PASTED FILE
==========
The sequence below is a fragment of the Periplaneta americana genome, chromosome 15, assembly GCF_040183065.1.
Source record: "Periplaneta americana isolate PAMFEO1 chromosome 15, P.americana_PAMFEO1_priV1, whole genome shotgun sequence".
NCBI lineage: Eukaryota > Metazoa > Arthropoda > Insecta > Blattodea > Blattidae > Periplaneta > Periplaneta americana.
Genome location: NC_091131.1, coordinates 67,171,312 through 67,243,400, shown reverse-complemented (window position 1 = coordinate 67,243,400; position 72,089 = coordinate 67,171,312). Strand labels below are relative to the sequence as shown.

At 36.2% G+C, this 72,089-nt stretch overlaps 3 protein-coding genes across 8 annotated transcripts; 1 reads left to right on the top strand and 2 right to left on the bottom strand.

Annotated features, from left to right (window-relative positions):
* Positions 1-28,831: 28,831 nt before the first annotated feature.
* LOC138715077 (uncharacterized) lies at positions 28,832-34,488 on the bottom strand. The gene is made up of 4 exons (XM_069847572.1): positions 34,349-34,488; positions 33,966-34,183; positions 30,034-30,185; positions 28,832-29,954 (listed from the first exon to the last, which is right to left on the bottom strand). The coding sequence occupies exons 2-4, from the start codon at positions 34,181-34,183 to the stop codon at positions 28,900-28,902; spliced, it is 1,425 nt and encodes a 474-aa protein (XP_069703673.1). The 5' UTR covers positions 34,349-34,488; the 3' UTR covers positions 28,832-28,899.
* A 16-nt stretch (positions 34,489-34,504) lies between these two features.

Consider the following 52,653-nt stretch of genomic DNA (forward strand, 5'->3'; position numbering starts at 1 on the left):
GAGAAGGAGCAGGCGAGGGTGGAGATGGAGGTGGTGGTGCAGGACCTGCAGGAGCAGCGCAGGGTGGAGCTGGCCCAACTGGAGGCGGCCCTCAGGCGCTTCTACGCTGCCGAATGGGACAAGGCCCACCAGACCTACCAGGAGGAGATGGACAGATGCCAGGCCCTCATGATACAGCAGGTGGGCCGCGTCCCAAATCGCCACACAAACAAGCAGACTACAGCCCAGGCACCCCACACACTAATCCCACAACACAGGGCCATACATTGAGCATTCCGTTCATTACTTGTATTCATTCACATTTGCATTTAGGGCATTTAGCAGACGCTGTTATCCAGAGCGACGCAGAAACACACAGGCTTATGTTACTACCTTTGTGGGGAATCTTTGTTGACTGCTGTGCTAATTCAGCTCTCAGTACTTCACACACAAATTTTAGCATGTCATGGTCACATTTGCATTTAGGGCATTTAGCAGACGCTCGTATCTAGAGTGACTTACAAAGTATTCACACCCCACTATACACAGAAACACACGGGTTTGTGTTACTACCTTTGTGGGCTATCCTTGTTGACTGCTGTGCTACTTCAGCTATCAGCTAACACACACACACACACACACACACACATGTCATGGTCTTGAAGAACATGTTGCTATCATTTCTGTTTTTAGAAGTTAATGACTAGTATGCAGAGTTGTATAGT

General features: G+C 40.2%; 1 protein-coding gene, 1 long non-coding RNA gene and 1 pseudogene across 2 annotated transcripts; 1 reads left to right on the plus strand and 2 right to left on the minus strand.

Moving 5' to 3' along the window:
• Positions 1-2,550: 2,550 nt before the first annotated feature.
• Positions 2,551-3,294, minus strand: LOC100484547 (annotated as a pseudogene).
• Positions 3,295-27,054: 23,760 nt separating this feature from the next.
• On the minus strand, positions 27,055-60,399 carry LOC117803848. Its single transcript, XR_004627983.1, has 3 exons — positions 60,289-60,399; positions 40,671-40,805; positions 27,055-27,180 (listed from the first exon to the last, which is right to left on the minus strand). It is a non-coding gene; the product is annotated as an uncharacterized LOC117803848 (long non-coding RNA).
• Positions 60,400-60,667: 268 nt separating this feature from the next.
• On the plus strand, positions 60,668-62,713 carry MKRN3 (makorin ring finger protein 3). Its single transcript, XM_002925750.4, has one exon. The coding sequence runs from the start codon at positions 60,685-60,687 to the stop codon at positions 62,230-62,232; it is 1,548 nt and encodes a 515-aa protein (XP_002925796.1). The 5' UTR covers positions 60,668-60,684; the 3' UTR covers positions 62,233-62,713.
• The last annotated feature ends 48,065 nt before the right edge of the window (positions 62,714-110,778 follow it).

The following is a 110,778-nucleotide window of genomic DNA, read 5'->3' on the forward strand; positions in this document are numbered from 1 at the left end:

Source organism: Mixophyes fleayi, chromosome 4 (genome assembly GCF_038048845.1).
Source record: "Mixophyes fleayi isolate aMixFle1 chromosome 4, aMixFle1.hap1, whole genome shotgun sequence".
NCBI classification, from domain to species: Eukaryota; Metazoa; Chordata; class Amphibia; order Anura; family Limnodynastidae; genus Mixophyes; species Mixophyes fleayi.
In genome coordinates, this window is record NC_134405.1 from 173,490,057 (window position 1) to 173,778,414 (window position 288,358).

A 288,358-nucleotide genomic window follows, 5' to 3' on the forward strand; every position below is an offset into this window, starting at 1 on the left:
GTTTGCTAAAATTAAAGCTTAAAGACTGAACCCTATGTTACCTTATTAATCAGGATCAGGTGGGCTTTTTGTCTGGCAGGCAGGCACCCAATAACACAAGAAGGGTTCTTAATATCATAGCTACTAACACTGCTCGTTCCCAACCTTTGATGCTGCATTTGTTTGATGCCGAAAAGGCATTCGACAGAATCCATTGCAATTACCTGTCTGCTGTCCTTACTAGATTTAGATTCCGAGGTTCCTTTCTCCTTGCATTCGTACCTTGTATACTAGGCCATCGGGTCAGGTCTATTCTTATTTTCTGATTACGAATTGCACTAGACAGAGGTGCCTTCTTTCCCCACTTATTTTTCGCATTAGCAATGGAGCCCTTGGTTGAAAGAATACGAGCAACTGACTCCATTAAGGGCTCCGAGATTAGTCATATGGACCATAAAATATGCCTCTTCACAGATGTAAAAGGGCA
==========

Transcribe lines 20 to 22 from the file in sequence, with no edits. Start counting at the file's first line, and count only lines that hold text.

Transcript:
• The last annotated feature ends 48,065 nt before the right edge of the window (positions 62,714-110,778 follow it).

The following is a 110,778-nucleotide window of genomic DNA, read 5'->3' on the forward strand; positions in this document are numbered from 1 at the left end:

Source organism: Mixophyes fleayi, chromosome 4 (genome assembly GCF_038048845.1).